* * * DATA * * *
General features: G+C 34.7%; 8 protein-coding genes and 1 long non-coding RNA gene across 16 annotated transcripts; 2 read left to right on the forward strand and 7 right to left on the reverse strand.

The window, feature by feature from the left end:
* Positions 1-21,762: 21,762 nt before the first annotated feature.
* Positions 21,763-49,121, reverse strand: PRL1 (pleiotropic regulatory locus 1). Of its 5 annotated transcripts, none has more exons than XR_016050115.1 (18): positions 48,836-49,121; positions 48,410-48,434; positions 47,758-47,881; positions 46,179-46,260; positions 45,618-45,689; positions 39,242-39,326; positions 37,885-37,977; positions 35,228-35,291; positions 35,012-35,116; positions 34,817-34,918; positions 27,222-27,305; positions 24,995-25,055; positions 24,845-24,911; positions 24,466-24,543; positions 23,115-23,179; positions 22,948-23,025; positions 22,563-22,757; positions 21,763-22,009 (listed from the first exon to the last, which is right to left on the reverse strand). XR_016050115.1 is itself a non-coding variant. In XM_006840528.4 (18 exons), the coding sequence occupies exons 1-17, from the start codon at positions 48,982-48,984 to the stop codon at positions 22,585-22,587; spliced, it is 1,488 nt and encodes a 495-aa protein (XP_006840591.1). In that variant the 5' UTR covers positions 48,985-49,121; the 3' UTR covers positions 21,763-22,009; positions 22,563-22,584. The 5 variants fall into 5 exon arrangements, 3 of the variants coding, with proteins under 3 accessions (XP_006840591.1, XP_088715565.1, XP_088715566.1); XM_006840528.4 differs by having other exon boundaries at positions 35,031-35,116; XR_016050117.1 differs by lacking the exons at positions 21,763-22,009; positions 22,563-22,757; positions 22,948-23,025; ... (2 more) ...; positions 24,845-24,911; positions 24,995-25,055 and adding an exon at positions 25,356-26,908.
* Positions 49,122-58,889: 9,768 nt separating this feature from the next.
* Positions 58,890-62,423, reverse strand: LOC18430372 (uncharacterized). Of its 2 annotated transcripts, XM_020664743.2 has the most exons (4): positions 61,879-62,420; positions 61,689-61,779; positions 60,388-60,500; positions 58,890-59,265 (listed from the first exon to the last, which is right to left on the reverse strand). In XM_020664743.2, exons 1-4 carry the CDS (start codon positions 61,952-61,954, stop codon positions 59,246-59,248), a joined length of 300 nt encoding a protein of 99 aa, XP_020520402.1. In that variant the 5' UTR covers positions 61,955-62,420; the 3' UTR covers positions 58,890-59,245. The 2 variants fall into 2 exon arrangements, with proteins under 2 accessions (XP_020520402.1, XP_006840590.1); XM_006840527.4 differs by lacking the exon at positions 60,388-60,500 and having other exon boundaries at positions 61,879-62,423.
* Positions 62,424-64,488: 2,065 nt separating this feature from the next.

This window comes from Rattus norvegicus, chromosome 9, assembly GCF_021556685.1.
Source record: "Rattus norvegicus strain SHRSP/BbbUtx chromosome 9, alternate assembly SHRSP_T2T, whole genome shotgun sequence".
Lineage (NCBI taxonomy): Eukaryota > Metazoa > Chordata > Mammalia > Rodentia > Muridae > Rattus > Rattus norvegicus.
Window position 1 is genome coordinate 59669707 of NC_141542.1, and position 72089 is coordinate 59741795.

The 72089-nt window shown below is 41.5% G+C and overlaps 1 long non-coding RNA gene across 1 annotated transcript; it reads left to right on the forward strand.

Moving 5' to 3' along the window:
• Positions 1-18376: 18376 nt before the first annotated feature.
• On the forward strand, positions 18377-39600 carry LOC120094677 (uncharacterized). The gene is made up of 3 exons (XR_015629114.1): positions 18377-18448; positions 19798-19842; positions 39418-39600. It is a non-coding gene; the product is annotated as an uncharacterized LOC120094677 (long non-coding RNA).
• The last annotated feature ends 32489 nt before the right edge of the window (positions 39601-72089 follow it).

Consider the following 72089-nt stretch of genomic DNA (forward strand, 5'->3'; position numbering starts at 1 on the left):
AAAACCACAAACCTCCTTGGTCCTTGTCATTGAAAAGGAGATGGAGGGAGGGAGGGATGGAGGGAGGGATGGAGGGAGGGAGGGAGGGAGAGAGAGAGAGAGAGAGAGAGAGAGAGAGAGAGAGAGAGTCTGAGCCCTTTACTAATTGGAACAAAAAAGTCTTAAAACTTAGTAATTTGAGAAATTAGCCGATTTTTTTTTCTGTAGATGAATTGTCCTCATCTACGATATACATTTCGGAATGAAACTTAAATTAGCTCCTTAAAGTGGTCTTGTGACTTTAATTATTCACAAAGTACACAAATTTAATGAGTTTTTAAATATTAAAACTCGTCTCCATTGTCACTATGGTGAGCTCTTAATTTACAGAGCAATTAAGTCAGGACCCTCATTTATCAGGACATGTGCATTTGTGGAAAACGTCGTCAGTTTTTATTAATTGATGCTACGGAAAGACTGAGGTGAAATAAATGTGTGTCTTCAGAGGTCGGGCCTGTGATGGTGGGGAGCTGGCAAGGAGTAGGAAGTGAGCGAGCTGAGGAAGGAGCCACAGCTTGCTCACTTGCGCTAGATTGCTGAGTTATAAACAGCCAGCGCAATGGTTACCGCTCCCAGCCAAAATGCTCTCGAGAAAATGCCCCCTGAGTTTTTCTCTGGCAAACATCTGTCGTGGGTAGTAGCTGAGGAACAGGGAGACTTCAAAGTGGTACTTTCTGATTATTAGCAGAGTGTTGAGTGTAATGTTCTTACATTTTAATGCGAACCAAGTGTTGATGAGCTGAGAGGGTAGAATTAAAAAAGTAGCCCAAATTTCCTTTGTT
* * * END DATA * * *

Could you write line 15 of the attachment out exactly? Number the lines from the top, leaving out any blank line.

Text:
• On the forward strand, positions 18377-39600 carry LOC120094677 (uncharacterized). The gene is made up of 3 exons (XR_015629114.1): positions 18377-18448; positions 19798-19842; positions 39418-39600. It is a non-coding gene; the product is annotated as an uncharacterized LOC120094677 (long non-coding RNA).